Tuesday, March 18, 1890

Hutchinson News

Location: Hutchinson, Kansas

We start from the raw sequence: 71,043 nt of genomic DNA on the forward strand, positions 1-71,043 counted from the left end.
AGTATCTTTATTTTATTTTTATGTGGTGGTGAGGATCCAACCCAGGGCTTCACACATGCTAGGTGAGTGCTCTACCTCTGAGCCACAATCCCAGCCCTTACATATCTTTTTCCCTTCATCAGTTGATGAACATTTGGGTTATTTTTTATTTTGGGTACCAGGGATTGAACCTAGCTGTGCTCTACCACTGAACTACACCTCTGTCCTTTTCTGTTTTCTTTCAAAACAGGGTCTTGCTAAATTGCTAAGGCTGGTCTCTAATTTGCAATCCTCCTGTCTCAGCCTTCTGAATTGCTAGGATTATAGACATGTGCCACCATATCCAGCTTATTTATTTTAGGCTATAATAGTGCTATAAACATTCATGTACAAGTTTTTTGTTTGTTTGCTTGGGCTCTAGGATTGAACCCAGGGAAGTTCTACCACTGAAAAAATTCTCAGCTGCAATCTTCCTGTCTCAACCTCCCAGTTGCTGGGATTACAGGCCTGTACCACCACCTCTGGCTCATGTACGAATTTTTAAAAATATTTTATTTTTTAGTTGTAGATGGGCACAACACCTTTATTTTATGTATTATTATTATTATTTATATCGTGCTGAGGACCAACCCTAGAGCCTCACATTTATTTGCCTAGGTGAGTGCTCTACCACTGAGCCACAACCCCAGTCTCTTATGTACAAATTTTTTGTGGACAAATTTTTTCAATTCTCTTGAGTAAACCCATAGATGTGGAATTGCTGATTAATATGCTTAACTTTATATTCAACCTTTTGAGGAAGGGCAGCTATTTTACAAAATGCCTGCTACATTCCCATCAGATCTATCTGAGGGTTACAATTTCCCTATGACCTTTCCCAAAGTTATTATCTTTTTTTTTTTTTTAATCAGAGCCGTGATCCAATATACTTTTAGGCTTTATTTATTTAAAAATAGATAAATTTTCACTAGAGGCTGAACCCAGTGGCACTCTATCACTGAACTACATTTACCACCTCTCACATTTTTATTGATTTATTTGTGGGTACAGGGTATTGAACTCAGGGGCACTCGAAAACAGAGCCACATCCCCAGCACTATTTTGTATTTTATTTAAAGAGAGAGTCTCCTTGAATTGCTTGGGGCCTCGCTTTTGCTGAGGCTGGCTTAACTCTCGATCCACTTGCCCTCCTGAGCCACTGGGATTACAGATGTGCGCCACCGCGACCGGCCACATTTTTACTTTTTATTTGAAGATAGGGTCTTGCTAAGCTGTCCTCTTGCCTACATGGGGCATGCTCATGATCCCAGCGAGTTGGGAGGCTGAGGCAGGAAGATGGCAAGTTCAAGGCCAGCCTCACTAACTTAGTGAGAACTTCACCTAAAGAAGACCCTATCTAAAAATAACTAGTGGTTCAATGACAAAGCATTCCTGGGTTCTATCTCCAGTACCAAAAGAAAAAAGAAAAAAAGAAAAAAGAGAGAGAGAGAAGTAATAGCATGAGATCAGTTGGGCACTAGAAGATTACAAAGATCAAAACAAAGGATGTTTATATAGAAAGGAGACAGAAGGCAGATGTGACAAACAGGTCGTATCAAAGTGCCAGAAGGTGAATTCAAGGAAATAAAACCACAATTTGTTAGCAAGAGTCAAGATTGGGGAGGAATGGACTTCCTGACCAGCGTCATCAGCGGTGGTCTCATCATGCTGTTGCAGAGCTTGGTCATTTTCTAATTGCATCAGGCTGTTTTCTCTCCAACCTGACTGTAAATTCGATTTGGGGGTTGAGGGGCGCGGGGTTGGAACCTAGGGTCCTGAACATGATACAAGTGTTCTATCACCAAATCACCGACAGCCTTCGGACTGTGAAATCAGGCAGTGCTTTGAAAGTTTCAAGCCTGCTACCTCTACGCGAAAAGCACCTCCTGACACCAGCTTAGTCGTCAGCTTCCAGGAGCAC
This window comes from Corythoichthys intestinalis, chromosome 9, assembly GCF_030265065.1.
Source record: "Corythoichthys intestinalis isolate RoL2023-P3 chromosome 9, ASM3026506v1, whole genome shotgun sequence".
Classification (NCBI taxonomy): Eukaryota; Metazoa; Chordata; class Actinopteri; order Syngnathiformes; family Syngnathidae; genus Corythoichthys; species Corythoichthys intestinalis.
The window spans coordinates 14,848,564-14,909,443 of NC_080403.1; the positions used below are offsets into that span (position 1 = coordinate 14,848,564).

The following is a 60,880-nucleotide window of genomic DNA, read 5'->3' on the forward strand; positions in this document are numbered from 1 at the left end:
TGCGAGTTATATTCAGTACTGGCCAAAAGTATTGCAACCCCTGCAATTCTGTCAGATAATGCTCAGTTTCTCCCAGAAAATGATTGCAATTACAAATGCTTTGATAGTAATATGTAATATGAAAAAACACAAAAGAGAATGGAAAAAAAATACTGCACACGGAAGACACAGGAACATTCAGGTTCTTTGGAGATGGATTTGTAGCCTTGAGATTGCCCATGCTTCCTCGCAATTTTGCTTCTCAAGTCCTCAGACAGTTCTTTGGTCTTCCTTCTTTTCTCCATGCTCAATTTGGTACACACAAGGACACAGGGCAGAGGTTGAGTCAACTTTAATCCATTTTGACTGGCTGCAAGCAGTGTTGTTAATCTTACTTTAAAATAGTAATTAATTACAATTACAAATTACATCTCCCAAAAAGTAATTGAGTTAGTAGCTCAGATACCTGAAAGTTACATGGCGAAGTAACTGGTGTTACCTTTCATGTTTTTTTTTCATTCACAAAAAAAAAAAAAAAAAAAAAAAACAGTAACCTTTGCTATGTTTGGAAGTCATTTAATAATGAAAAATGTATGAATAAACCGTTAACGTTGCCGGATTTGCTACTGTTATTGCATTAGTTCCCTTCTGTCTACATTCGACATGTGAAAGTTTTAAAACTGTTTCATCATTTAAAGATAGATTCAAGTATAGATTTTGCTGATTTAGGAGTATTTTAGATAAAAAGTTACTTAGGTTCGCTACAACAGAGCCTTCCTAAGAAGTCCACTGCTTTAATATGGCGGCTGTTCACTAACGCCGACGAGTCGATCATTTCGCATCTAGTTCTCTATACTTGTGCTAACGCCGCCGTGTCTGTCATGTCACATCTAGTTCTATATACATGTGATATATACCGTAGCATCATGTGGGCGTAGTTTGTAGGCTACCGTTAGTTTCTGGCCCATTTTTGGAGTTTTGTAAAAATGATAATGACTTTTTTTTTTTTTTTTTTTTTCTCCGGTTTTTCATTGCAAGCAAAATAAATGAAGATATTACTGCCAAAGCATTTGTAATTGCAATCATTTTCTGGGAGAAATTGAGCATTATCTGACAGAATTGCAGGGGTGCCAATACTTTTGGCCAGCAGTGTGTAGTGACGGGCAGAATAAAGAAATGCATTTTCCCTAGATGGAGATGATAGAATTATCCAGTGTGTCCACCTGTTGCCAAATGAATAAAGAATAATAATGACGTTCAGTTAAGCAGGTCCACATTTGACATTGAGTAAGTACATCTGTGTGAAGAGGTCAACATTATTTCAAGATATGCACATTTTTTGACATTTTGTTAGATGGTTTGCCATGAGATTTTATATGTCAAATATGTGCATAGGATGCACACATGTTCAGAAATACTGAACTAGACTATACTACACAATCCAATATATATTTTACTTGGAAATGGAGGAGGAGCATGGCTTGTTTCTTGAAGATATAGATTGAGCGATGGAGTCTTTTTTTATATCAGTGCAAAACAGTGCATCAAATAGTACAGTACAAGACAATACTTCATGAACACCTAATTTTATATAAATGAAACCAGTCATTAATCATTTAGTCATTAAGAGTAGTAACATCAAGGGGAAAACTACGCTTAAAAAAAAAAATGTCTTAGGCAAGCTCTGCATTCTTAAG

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Hutchinson News (Newspaper) - March 18, 1890, Hutchinson, Kansas flUTCHTNSON DAILY NEW8: TUESDAY MORNINO. MARCH 18,1890. A Terrible Temptation. You will find the wonderfu Bargains we are offering in Dinner tfetp, Chamber Sets, Water Sets and Hanging Lamps to be an Irresistable Temptation. Oast Your Eye on These Prices. Decorated Dinner Sets, - $ 6.50, reduced from $ 7.50, 8.56, 12.00, 27.90, 28 50, Decorated China Sets at S2 50, $3.69, |4.49, Dec. Fr. China Dinner Sets It " 10.50 12.00 15.00 20.00 35.00 40.00 $610, fc&39 and up. Fancy Glass "Water Sets 98c, $1.25,11.66,' $200, $2.50, $3 50 and $4.50. Hanging Lamps a.t Cost. Come and see us, our Goods and Prices will interest you. YOUNG'S CHINA HALL. E. S. YOUNG, Proprietor. 1. Hor Trials, Successes, Disappointments and Hopes. THE FIRESIDE'S QUEEN. Rich Gleanings FinldB Where from the Many Women Work. SCOLDED 11V AN AMERICAN WOMAN Combination Am one Kncllnh Woin*>i>- One Way to 11 uke Tra - An K�-Mlni�U'r> Theory on the Society Novel-A Woman of tbe World-Women an Farmer*-A DJspcajier of J'rlrate Charity-A Queen'* lAck of Consideration-The Veil NoetMMltjr-Give the Young Olrin a Chance. FaahWa* and the Stage. There tea fine paintiDg iii the drawing room of Mrs. Jolm B. Hentlersou, tbu wife of the ex-fionator from Missouri, ami the piosunt bead of the American delegation to the International American conference, that hits a bit of a story Miuiected with it. It represents a �mall bay an his way to school, stopping bo-fore a wall gaudy with illustrations of a coming menagerie. Kiglit under his eyes is a item bulletin of the provisional government el France, but ho look* beyond mid soes only the [>aij)t�d vlophonta und giraJFes, His book strap bangs loose, ho has pushed back his cap from his blond curls, and stands with mouth open und hands stuffed in his pockets. In one corner la the author1)) name, "Acliille-Kould." Mrs. Uendenion &nw thn paintiiiR at the I'aris salon and at once negotiated for its purchast!. An elderly lmly cumc to her, und wild thut eho wqb autboriuu] by the artist to make the prel i mi nary contract. She named the sum that would purchase the picture. Mrs. Henderson readily agreed, und us the visitor was about to leave the house, bethought herself that she would like to know something of the history of her new purchase. "Who is M. Acbillo-Fouldi" queried she. "An artist of great repute,1' said the other. "Young or old?" "Of middle ago." "lias he exhibited in the salon ttefaret' "Yea," That was tbe extent of the von vernation. Later it was found necessary to have the artist himself sign tbu contract und give a receipt, as it could not bu done by proxy. Mrs. Henderson sent for him und wus surpris<nl one (Horning to Imvn a pretty girl, see/iilu^iy ; *M, ushered into her unartrnent. "I was exixwtiug M. Achille-Fouid. Can I never bee him) JJu yon i�!r.m|w come from hlinl" 1 *'I am II. Acliillo-FouM," was tli� reply. "I uho n maJi'a iituno so thut I will be paid higher for my work." "1 urn glad you are M. Achille-Fould, instead of a middle a^ud artist, us 1 anticipated," sidd Mrs, lU-iitk-rsmi, "Itivuiisu there will be nnich more time lor Ujn dt-veiopnient of your genius. Uut you made u mihtaku in thinking an Ameriwin would not \wy as much for g(jod work from yon us from a man. I should huvu paid more if you had not deprived u woman of the honor of seeing a woman's name on that painting." The pretty litte urtiste accepted the kindly scolding and told hor thut she wus not tbe only woman artist fu Faris who took that taeauv ot disposing of her ijahi tings.-Exchange. � Combination Among- Women. Combination among skilled women workers 1m increasing every day, though slowly, for womou are naturally conservative, and they do not reudiJy uccept^ye principle of unionism. They have many of thorn suffered sorely from the effect of strikes, und though they realise that proluugcd combination, if carried out consistently, must fmpvovo their position and in the long run raise Iholr wages, never lose sight of the lung period during which their employment must cease till their ultimate Ueiuuudsare conceded. Added to which they do not forgot the bitter feeling* uroused -the brooch between employer aud servant, and above all thut in u struggle, sucli as a long Htriko always must bo, it is only the Htrong who win; the weak ones go to tbu wall. All those things iiiulcu women shy and slow to join a trade union, while the introduction of foreign labor iu Kuguuid und the iucreas-Jug demand, on account of their cheapness, for forefgu goods huvo made a much ar iiijprosttion on their minds thun is generally ftdmithud. The skilUl woman worker has, hpwever, the security of knowing that she can take up bur stand with u givutcr chuuee 1 of fffccoss; for with the best women workers, bh wltb the men, tlio supply is rarely in ex-vtfu of the duuiuud, Aud were technical in-irruption given to women u gmnl dual of tbe JjptUM" claw work they cannot do would be tt^rimi out In thiylaud, instead of being executed by Fiuiioh women, who uxe truined for Hiu the many Uwlmical whouU which exist for women in Franco. la fcjoatitiud the qtiOetiou has been warmly MpoatQd by the women who work iu (llisguw �rjd Pun4oe, and tbu pr�spoct of uombluing for U># uwkiUod aj well m t*�� skilled work-m% t� VP? inuob mora prfftuislug there than iuElJffUuid. Scotch WOioeu are more iude-*�<* �4f wJto*. Ui wWcli, WW ttW PAX i� iwd. Utoif mrowdlu^ ore |Jt4irlof�ti|Jg tUftD ttw*l e of earthenware, or failing! that of porcelain-but never of metal- and see that it is immaculately clean. Tnen put two U'MfixKttifuls ot the leaf-but not more- Into tho |kj(, and pour over it water which is within a few degrees of the boiliug stage. Under no circumstances must boiling water be used, as this would tend to bring out the tannic acid from tho leaf. After allowing the tea to draw from sixty to eighty seconds by the dock, it should be poured off through � cambric strainer into a glass decanter or bottle. "A fresh supply of hot water should then at once be poured on the leaves, and the pot allowed to dm w from two to three minutes, but no longer, after which the infusion should tie strained off into a second decanter or glass bottle and set aside. The process may be repeated with tbe same original tea leaves eight or ten times in succession, each infusion being allowed to draw one minute longer than its predecessor. Tbe decanters or bottles of tea thus made which am not required for imme-dlut� drinking should be carefully corked up after being allowed t*o coo), and should then be placed on ice ready for use a week or even a fortnight later if nwessiry. All that is required in order to prepare it for drinking will bo to warm it, but not to a boiling degree, in u porceluiu lined suueepon. "The lea made by the atwveprocess-when an ordinary good leaf in used-is of color resembling that of sherry, and is entirely devoid of all bitterness or tannic acid. Moreover, it retains all its true fragrance and aroma, und possessesa flavor so exquisite that any person who has once tasted it would never dream of adding sugar or milk thereto. Although so relatively small u quantity of the leaf has been used, yet the infusion is more than sufficiently strong to invigorate aud refresh the most exacting of tea ficuds. 'The tea leaf, it must be borne in mind, is an extremely delicate article. Its susceptibility to the odors of commodities near it is a source of danger und deterioration, as it readily takes tho smell of coffee, spices, cheese, bacon and other articles of pronounced odor. Tea must be stored in a warm, dry place, und unnecessary exposure to tho air should Ui avoided ut all costs."-New York Tribune. Tlie OtM'cn'* lAit'k of Coiulderatinii. It must be whispered that the chief Imly of the realm is not on all occumouh the most cou-tidernte of companions. Besides her disregard for the foldings of others in re^fwet to icy apartments, tide in apparently unaware that her ludicri in wailing are like ordinary mortals, cupable of bodily futiguo. They must ulwayt be within earshot, ulvvays ready Ut reproduce the daily papers (from which [ every purngruph which might prove distaste-ful to their sovereign has previously been eurefuNy removed) aud to read aloud standing for any length of time. French and German as well as English books uru discussed in the presence of the royal circle after dinner, when the queen is not feeling inclined for music, und woe betide the maid who shows any sign of failing strength I Many ladies have indeed proved physically unequal to tho tasks thus luij)osed upon them and have been dismissed without further ado. f The queeu is, us may be imagined, a stem mentor in small matters as in grout. Her dislike to the ways and manners of tbe modern English woman is vary evident, and only recently lias she allowed bur ladies to Indulge in such vanities as "fringes," or to disport themselves in ulsters or other outdoor gear displaying a masculine cut. To drive � dog cart was also, iu her opinion, an essentially manly privilege, and Princess Beatrice, who now revels iu the pastime, had, I believe, a hard fight to obtain her mother's permission to beseem thus demeaning herself anywhere outaide tho castle grounds at Balmoral, writes u correspondent. j Lady Victoria's own costumes are of the! simplest und her bouuots of antiquated fashion, while-must I admit ttf-her indoor boots retain (ho broad, almost forgotten shape of bygone times, mid are made of paramatta, with elastic uidoa. Not long ugo, to my knowledge, a pretty little maid of three summers, the child of one of her favorite young friends, was summoned to Windsor to take tea with her majesty's grandchildren. Tho proud mother bad diWed her tiny daughter iu u sash less but picturesque Kute Greouaway frock-a now fuugled attire which did not seem to Und pleasure with her majesty, for she remarked to the nurse im twirling with ben "Maggie Is a nice little girl, but the next time she comes to tee mo she must wear a wuh,"-London Letter. THE POSSIBLE UTOPIA. HOW TO REACH THE IDEAL STATE ABOUT WHICH WE DREAM Hassan Nature 1* Rleh In Retomrei. and K�*4� Onlj t that it would bring us credit and advancement. Then thereto tho large number of people at the top of society who are beyond the necewity of labor, and who only amuse themitelvet In life, and the larger numl>er at tho bottom of society who are too Indolent or too vicious to do any useful thing. It is evideut that If every individual would find some Useful occupation, such as he is unt-irally fitted to Bucceed in, and would (terform all its duties to tho best of his powers, society without going aside from ita present lines of development would rapidly approach that perfect state, of the ultimate corning of which Isaiah prophesied aud Plato dreamed. In the first place, we should instantly get rid of our police forces and standing armies, nil prisons, most asylums, the larger part of our law courts and all those forces and institutions which are occupied with keeping certain classes in order and in settling the disputes of others. Most of tho non-producing professional men, the lawyers, the doctors aud the judges, would lose their employment and could go about some better business in tbe world, which would have few disputes to settle and less and less diseases to heal aa time goes by. The great army of Idlers would be at work, either increasing production or shortening the hours of labor of those who are now industrious. The poor, except in the comparatively few cases of accident or misfortune^ would have enough and to spare through the practice of tho virtues of industry and economy. There would be no idle women and no buy men living a useless life upon the interest of inherited money, for each would find some nobler task, either of self culture or in the unpaid service of the arts or the sciences. Business, exempt from its present through dishonesty and fraud, would be carried on with a freedom and profit now impossible; every manufactured article would be better made and every purchase would be cheaper, the publie'gafning immensely thereby. A thousand conveniences would be possible in a society in which every member was industrious and the most were well to do, even Mr. Bellamy's fanciful picture of social prosperity and happiness being surpassed. The intellectual life of mankind would be won-druusly quickened. The sciences would reveal a thousand yet undreamed of truths, Invention woutu adapt the laws of nature to the use of man in directions yet undiscovered, what sermons we might bear in the churches from clergymen now using only half their power, and then free from the necessity of spending so much time in exhortation to do the things we so well know ought to bedantl What books might be written by authors who now trifle with their powers I What editorials we might read in every morning* paper, the result of accurate knowledge and perfect style, acquired by years of patient toil! Amusements, too, would be a thousand times more delightful as man discovered the resources of his intellectual and moral being, aud lenrued to find his recreation in using the higher giftoof bis nature instead of the lower. In order to the realization of an ideal state of society like this it is not necessary that any new direction be given to human progress. Ail the panaceas that have been reported to date, the nationalization of land, or the various phases of socialism, are deficient in the same fatal respects. They take no account of human nature. The defects in the existing state of things lie not in society but in individuals. They exist in men who make no wise or good use of powers and opportunities which they now possess, aud would undoubtedly uct in the same way amid other conditions. Ideal surroundings would be of little use to men who have the disposition to be idle, or intemperate, or vicious, or to prey upon their fellows. No reform in institutions can ever remove the consequences of these vices. It is the vast number of parasites, thut prey upon the social body and sap iu vital forces, that retards human progress and prevents it from reaching the ideal of which it is caiuible and which has been in the minds of its poets and philosophers since the world began. Without saying thut present conditions are all that they should be, it is perfectly evident that auy one of sound health, usiug his forces und opportunities at their best, whatever hU sphere in life, insy find huppines-s enough aud u sufficient degree of wealth. What humanity ueeds is, not to listen to lite fanciful teachings of idealists, but some inspiration which will lead ita individuals lo use their present resources. It is this inspiration which the combined forces of religion, philanthropy and culture ore seeking to impart. Varied iu their lines of effort, they are all working to this end. Tbe time has been when religion was too much occupied with the concerns of another life-, but it is being more clearly recognized that, us Epictetus said, the concern how to live wisely in this world is the great und master thing*, that, iudeod, auy other possible life is dependent upon the kind of life that is lived bore. Clear now in its perception of this fact, the best religious influences of our time are uniting with those of philosophy and culture in teaching men and women how to use this life to the best ad vantage. Whatever hopes of progress society has lie in the success of these efforts. Their sphere of labor lies mainly among those who are not now industrious, sober, economical of their resources, or virtuous in life. Whoever among these cLusbes is saved from vice or idleness is so much dead weight lifted from the wheals of progress, and adds an equal strength to tbB jiower which UnfoJs luew onward.- lVpvidence Journal, A FUVDRltf ..a y&itfJ^JW? ?-T S^KS8"1. ?5*�M�4 �� }m�t of tie Great tTntranHK  HS5?*T�,?Il!M.doM ����>'>'�1� '"""no?* ' Alnm. Dr. Prlc�'� Drildons FUVorina ** *Kt�t VtnlU*, Lemon, Onng�, Almond, Hom, ttc, do sot contain Poiionona Oila or ChMnioila w Maw Ve*fc. OMO��ef 41.1 MUM. A. j. hvtm. President. Fiuirx Vnrcurr, Vice-Prw. a �L Mima, OUhl* HUTCHINSON NATIONAL BANK HOTCHllfBON, KANSAS. TL� Equality at Death, Deatb comes equaUy to us all, and inakaa ua all equal when be coiuas. Tbu a&kes of on oak io u cbimuey are no epltapb ot tbat, to tell we bow bigb, or bow large, tbat waa; it tell* ui9 not wbat ilocka it vbelteral while it �tood, nor wbat men It hurt wbeu it fell. The dujtof great pervoa*' KravettUtbpcechlesti, too; it aayu nothing, it dlntiuguishes nothing. As euou the dunt of � wretch whom thou wouldit I not, aaof 11 priuce whom thoucouhUt not, lnok upon, will trouble tbiue eyea if the wiud blow it thither; and when � wblrlwiud hutb blown the dust of tbe churchyard into tbe church, and tbemaneweepaout tbe dust of thecbureb Into the churchyard, who will uuderiaite to alft those acuin, and to prouounoe, "This Is the patrician, this la the uoble dower, and this the plebeian branl"-Jvbu Douue. OLDEST WATlONAT-i. BANJUL IN HDTOHINSO* Orsranlawd Jon* IO, 18B4. Oapital 8tock Paid SWflWh SSMOfcOO. up,  � $60,000.00 A*thortM� OavlteO, tMOtOWMW. Will do a Uaeral Banking Bmlneea. Boy ud tell Domeatio and Foreign > ebswgfc Oollaetioiii prouptlr made and remitted for on data of payment. DiRjcrrroRS, f. H. Oarpemter, R. a Fries, Frank Vlnrent, A. jr. Lntk, a 8. Window, J. Mty, (ho, a Upd�irnff, O. A. Vtnd�M*r, and a H. Menk*. The Peoples State Bank. Capital Stock $100,000. Southeast Cor. Mainland Sherman Sts^ Butchins General Banking Business in all Branches Interest Paid on Time Deposits. 19 and 21 EaBt Sherman Street, DOES A GENERAL T0B PRINTING Book Making -AND-- Book Business. SPECIALTIES III THE BOOK DEPARTMENT. Journals, Ledgers, Balance Books, Minor Abstract Books, Blank Books of all kinks, Land Examiner's Books Loan Registers, County Records, Manilla Copy Books, Ward Registration Books, White Paper Copy Books, Scale Books a specialty Real Estate Contract Books, Attorney's Collection Registers. �. �. HANDY. Piaataeat. m. wixoox, Vlre Preetrteet F.B omUMLAlf, JOBHOHAHIAX, Aae'l Uaeh HENRY HEGWER, MONEY to LOAN I On Property In all pevrU of the 01 ty or Couiity. No. 10 Sherman Street West, Hriar First National Bank KANSAS SALT CO.  OPERATING- Riverside. Western. Diamond and New York SALT WORKS Manufacture all grades of Salt, including No. 1 Fine Coarse Hie Salt! Also the Finest Grades of Dairy and Table Salt Write for quotations. CUiaiuplun Female Teunle flayer. Miss Lottie Dodd, the champion ft tenuis player ot the world, lives at liurtou I loud, near Liverpool, and, like the real enthusiast, works at the game every day. She Is DO years of age, weighs about WO pound*, iwxe eXi.OUO ounce* v> silver a week, a*4 at tee rioheat mjim V) the world. OAPITAL. $60,000. SURPLUS, 160.001 THE FIRST BANK IN RENO COUNTY. SPECIALTIES III [HE JOB OEPARMTENT. Letter Heads, Packet Note Heads, Letter Note Heads, Commercial Note Heads, Small Posters, Large Postersand Bills, Pony Statements, Bill Heads, all sizes, Statements, all sizes, Abstract Books, all sizes, Deeds, Mortgages, Leases, Etc Drafts, Bank Checks, Filing Cases, Deposit Checks, Counter Checks, Notary's Seals, Banker's Cases, Crushed Envelopes, Document Envelopes, County and City Warrant Books The First National Bank HUTCHINSON, KANSAS. aW.CaHTBEU, LABlQQIJk^ H at� Je( J^'Ja^fcl' The above is only a partial list of the goods we carry and the work we are prepared to execute promptly. We are making a specialty of Magazine Book Binding! and we bind Magazines and Law Books in all styles and at lowest prices. We wish the public to understand that we are ready and prepared to execute any kind of Printing or Book Workl Have stock forms, but can make special forms to order. We guarantee all work and solicit patronage. Maill .Orders ReoeiveQPromptDAttention, Address, NEWS PRINTING AND PAPER GO., ' Hutchinson, Kas. .if 56 25